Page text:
Home Office using ‘go home’ as example of racist hate crime – despite emblazoning same message on vans

Campaigners quick to point out that ‘go home’ vans were used by government as part of controversial 2013 advertising campaign encouraging illegal immigrants to return to home countries

May Bulman
Social Affairs Correspondent
Monday 21 October 2019 09:00 BST
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Home Office accused of hypocrisy after citing go home as example of racist hate crime

The Home Office has been accused of hypocrisy after saying the message “go home” was an example of a racist hate crime, despite having previously emblazoned the same slogan on vans in a bid to encourage illegal migrants to leave the country.

In a video posted on Twitter by the department this week as part of a new campaign to encourage people to report hate crime, a young black man talks about the hate he receives from strangers online.

Babatunde Ogunsina aka Baba T, a blogger, says: “Nobody prepares you for the hate you get online. The hate you get from strangers, telling you to go back home or commenting on the colour of your skin. Can you imagine seeing those kinds of comments?

“Making racial comments online is a hate crime and I don’t think people realise that, and that is the scary part.”

Social media users quickly pointed out that “Go Home” vans were used by the Home Office as part of a controversial 2013 advertising campaign encouraging illegal immigrants to return to their home countries.

The campaign formed part of the “hostile environment”, and saw vehicles brandishing the slogan “go home or face arrest” sent to drive around areas with high immigrant populations.

The Home Office advert scheme urged illegal immigrants to ‘go home’

One person wrote on Twitter: “The Home Office, which deported black British citizens and sent out ‘go home’ vans around London, are tweeting about being told to ‘go back home’ and hate crime. Sickening hypocrisy.”

Another said: “Extraordinary, more than a decade of (tax-funded) propaganda campaigns literally telling people to “go home” (posters, texts, go home vans, media staged immigration raids), now a Home Office anti hate crime campaign in which ‘go home’ features as an example of racist hate crime.”

A third social media user posted the message: “It’s bad when strangers on the internet tell you to ‘go home’. But it’s perfectly acceptable to slap it on the side of vans, right?”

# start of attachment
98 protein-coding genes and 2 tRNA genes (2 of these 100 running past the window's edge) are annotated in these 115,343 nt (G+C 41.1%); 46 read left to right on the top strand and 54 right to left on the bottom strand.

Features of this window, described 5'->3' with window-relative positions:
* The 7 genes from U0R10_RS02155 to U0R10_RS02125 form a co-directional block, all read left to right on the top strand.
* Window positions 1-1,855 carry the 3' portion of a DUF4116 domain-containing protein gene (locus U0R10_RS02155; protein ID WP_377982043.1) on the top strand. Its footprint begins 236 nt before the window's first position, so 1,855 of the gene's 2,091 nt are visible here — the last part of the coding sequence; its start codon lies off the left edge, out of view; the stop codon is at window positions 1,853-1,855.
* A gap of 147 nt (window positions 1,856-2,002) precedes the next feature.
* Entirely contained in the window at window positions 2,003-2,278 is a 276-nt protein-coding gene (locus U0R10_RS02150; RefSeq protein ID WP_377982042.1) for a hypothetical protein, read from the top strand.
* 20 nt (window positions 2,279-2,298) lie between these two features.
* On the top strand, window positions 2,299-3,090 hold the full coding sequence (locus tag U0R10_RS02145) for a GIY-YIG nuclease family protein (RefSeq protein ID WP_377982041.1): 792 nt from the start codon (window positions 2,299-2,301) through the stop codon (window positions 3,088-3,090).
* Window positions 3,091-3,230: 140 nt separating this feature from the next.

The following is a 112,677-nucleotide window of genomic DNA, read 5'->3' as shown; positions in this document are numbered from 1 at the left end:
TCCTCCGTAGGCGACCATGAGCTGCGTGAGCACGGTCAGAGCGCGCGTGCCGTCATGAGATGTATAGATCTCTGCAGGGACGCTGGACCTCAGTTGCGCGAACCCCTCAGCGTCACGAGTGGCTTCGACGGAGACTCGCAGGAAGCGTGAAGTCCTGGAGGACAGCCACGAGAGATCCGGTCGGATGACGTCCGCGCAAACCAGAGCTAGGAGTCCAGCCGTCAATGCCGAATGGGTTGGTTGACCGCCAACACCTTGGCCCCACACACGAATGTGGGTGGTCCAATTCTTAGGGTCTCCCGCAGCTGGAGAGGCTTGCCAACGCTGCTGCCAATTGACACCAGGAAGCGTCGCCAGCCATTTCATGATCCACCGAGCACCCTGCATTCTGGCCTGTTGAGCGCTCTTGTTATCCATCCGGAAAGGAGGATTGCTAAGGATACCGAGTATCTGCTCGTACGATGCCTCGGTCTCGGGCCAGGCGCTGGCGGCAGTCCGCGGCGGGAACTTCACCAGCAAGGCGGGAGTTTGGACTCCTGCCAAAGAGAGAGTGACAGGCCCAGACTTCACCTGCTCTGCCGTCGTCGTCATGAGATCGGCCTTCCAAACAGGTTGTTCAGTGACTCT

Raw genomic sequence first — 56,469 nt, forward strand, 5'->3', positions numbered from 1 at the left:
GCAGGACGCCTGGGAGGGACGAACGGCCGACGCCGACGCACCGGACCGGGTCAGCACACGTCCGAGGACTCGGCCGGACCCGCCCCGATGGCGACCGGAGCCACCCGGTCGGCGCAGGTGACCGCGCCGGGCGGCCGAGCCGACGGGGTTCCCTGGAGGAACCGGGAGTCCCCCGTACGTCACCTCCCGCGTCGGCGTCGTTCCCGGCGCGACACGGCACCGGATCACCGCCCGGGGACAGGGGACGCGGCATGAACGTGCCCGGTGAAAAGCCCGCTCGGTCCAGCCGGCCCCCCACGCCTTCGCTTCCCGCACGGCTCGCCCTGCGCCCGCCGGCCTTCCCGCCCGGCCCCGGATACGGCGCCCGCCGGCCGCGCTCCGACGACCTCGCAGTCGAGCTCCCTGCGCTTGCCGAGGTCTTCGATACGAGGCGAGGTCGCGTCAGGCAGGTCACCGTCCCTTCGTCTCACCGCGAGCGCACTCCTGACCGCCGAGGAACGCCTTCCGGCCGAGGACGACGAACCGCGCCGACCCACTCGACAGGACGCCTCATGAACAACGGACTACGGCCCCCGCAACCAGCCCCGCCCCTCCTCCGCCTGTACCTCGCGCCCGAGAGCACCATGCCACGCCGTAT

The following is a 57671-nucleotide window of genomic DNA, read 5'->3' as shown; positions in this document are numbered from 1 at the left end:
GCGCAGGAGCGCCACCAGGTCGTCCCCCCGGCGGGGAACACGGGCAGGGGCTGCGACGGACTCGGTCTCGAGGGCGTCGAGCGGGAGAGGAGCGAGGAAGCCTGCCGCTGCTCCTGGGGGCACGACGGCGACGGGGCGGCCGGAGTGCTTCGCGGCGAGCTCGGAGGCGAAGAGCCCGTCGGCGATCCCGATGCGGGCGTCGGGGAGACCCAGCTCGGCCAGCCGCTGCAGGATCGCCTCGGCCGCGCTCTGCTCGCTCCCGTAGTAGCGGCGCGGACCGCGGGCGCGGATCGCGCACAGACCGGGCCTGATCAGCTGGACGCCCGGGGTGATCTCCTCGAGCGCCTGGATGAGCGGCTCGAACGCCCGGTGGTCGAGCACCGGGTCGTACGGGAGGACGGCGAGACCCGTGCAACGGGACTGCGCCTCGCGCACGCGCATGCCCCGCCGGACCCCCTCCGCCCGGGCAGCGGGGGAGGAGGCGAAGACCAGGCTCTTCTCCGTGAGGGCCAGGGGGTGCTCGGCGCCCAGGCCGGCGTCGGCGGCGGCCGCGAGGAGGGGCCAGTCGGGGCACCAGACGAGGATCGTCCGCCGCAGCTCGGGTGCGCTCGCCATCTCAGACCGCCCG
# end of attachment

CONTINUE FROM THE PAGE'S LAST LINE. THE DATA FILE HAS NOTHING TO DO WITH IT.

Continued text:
Minnie Rahman, public affairs and campaigns manager at the Joint Council for the Welfare of Immigrants (JCWI), said: “This is breathtaking hypocrisy from the Home Office – which not only sent ‘go home’ vans around the country but regularly targets people of colour via policies like Prevent and stop and search.

“The Home Office’s flagship ‘hostile environment’ itself has been proven by the courts to directly cause racial discrimination. If the government was serious about tackling hate crime, they would scrap the hostile environment and stop perpetuating racism.”

Why is the Home Office getting so many immigration decisions wrong?

Shadow immigration minister Afzal Khan said: “The Home Office seem to have forgotten Theresa May’s infamous ‘go home’ vans. Labour called out these vans for their blunt racism at the time.”

It comes after a damning report from the United Nations found that hostile environment policies adopted by the government had entrenched racism and stoked xenophobic sentiment in the UK.

A Home Office Spokesperson said: “We are determined to raise awareness of hate crime and are taking robust action to tackle it.

“Our refreshed Hate Crime Action Plan focuses on five priority areas, to prevent crimes happening in the first place through education, funding projects to tackle issues in communities, increase reporting, improve support for victims and increasing our understanding of hate crime.”

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